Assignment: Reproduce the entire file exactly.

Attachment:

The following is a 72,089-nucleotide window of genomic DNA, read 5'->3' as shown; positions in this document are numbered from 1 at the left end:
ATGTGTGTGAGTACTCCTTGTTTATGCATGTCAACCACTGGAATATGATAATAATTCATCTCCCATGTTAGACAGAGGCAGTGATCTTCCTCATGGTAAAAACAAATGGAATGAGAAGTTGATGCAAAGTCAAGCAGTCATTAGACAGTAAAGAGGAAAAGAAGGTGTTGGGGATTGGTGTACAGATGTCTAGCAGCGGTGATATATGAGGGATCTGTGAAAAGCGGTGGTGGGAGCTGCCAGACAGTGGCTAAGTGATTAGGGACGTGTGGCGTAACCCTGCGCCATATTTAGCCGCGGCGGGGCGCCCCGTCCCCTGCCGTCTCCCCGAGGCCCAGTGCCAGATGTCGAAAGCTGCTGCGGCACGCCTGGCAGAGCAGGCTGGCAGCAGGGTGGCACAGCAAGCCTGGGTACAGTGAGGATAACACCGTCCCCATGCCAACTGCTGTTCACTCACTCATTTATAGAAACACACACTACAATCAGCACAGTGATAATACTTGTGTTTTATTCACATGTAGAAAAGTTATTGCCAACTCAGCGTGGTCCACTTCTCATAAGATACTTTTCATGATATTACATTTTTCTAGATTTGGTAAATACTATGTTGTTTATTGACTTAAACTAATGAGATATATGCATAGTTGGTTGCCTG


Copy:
The following is a 72,089-nucleotide window of genomic DNA, read 5'->3' as shown; positions in this document are numbered from 1 at the left end:
ATGTGTGTGAGTACTCCTTGTTTATGCATGTCAACCACTGGAATATGATAATAATTCATCTCCCATGTTAGACAGAGGCAGTGATCTTCCTCATGGTAAAAACAAATGGAATGAGAAGTTGATGCAAAGTCAAGCAGTCATTAGACAGTAAAGAGGAAAAGAAGGTGTTGGGGATTGGTGTACAGATGTCTAGCAGCGGTGATATATGAGGGATCTGTGAAAAGCGGTGGTGGGAGCTGCCAGACAGTGGCTAAGTGATTAGGGACGTGTGGCGTAACCCTGCGCCATATTTAGCCGCGGCGGGGCGCCCCGTCCCCTGCCGTCTCCCCGAGGCCCAGTGCCAGATGTCGAAAGCTGCTGCGGCACGCCTGGCAGAGCAGGCTGGCAGCAGGGTGGCACAGCAAGCCTGGGTACAGTGAGGATAACACCGTCCCCATGCCAACTGCTGTTCACTCACTCATTTATAGAAACACACACTACAATCAGCACAGTGATAATACTTGTGTTTTATTCACATGTAGAAAAGTTATTGCCAACTCAGCGTGGTCCACTTCTCATAAGATACTTTTCATGATATTACATTTTTCTAGATTTGGTAAATACTATGTTGTTTATTGACTTAAACTAATGAGATATATGCATAGTTGGTTGCCTG